[ music | chromeo ft. la roux, "hot mess" ]

Thursday, January 6, 2011

with firm resolve

thursday night post during hockey game intermission! holler.



we're now a week into january 2011, and i've been doing alright with my resolutions; i've returned to regular twice-a-week spin classes after all but giving up the ghost last year (pretty counterproductive considering that i'd been attending spin classes twice weekly for the year and a half prior). this was mostly due to the fact that i'm not much of a fan of the goodlife spin classes; compared to the awesome spin classes at my old gym (eclipse), these ones had pretty terrible music and not very challenging exercises. i'm used to be worked like a dog to the sounds of the yeah yeah yeahs or silversun pickups. so it was an adjustment that eventually made me give up on it, but now i'm back, baby. mostly because my thighs decree it so.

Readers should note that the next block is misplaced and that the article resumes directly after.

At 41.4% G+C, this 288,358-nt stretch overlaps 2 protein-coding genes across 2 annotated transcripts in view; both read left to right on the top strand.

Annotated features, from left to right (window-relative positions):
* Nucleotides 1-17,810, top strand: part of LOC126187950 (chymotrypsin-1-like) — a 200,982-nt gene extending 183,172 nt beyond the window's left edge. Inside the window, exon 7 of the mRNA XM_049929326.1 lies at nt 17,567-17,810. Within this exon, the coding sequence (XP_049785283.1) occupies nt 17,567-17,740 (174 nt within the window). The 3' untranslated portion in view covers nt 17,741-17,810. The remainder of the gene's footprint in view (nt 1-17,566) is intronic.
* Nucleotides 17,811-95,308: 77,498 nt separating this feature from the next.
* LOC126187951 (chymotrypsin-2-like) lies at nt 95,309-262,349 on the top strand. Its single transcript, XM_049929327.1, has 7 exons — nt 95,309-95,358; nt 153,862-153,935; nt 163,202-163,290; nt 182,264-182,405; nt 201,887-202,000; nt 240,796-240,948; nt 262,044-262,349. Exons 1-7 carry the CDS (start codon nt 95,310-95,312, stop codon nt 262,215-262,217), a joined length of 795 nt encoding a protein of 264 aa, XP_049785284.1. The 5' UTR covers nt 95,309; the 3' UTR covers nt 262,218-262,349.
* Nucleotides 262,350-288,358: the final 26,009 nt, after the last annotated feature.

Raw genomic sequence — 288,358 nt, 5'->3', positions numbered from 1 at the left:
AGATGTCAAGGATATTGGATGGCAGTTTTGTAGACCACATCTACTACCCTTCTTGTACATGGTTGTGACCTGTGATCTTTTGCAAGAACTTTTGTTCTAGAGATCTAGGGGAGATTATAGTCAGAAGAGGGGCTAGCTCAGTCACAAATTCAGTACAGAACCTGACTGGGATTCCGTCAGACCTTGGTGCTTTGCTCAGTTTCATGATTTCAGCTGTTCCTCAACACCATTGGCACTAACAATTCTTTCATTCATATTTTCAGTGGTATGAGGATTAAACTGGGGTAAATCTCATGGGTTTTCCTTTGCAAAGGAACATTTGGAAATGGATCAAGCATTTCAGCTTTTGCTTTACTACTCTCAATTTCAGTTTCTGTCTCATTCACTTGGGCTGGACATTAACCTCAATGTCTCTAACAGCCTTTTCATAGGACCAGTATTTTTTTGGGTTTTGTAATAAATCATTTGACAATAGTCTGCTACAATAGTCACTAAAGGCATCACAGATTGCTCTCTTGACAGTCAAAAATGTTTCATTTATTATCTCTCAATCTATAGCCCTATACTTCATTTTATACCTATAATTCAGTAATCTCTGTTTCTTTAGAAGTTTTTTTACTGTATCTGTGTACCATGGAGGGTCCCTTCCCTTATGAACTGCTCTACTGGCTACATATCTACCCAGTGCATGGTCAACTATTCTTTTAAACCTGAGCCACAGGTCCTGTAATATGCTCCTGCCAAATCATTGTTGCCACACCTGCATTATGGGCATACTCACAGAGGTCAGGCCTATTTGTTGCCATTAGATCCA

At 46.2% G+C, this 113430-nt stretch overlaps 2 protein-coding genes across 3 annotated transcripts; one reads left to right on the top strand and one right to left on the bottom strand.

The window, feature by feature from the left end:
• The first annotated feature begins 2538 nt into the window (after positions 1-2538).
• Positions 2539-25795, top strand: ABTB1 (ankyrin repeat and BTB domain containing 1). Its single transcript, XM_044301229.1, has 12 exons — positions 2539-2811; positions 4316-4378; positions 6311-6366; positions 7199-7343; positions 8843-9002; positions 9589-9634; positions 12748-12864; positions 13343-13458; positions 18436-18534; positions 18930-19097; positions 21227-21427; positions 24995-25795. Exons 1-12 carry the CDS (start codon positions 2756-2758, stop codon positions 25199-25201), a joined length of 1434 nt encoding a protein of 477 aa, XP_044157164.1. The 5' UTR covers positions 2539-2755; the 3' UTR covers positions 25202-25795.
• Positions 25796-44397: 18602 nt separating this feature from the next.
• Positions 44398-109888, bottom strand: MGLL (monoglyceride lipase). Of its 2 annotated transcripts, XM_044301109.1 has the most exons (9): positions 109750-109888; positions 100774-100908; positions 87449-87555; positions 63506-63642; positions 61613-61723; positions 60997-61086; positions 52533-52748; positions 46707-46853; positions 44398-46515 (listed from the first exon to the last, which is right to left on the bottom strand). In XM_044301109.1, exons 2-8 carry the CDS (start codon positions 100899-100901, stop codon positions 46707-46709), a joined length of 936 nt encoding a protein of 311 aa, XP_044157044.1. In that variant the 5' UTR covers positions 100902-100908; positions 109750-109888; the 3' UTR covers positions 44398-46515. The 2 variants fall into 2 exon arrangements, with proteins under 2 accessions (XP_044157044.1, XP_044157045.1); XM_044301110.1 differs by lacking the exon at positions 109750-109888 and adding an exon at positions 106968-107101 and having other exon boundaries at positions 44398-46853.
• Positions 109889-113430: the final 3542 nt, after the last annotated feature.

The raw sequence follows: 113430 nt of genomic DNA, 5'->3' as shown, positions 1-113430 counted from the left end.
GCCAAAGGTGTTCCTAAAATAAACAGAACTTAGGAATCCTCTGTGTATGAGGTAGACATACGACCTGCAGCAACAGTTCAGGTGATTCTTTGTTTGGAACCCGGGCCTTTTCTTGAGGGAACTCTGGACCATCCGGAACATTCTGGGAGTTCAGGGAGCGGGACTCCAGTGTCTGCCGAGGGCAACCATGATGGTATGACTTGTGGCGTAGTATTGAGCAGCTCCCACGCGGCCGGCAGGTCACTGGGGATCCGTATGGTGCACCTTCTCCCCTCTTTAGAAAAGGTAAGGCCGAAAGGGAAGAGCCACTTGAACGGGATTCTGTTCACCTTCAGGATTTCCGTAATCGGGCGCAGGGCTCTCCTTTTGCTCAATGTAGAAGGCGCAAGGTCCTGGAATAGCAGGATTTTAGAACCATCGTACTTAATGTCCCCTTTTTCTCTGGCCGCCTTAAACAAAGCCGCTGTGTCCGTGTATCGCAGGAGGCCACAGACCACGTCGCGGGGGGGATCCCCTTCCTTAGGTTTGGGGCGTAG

also: downsize the amount of calories i take in. given that my lifestyle is semi-sedentary (yes, i get an hour or so of gym cardio 5-6 days a week, but i sit on my ass for eight hours every day), i really don't need to be eating as much as i do. really. it's calories in/calories out, and i can't justify so much snacking and crap when i'm not as mobile as i should be to stay healthy. plus, calorie restriction has been shown to extend lifespans, reduce harmful free-radical production and inflammation, and just generally be better for you. so i figure if i drop the portion sizes and be smarter about whether or not i really need a snack (i've been a boredom eater my entire life), things will even out.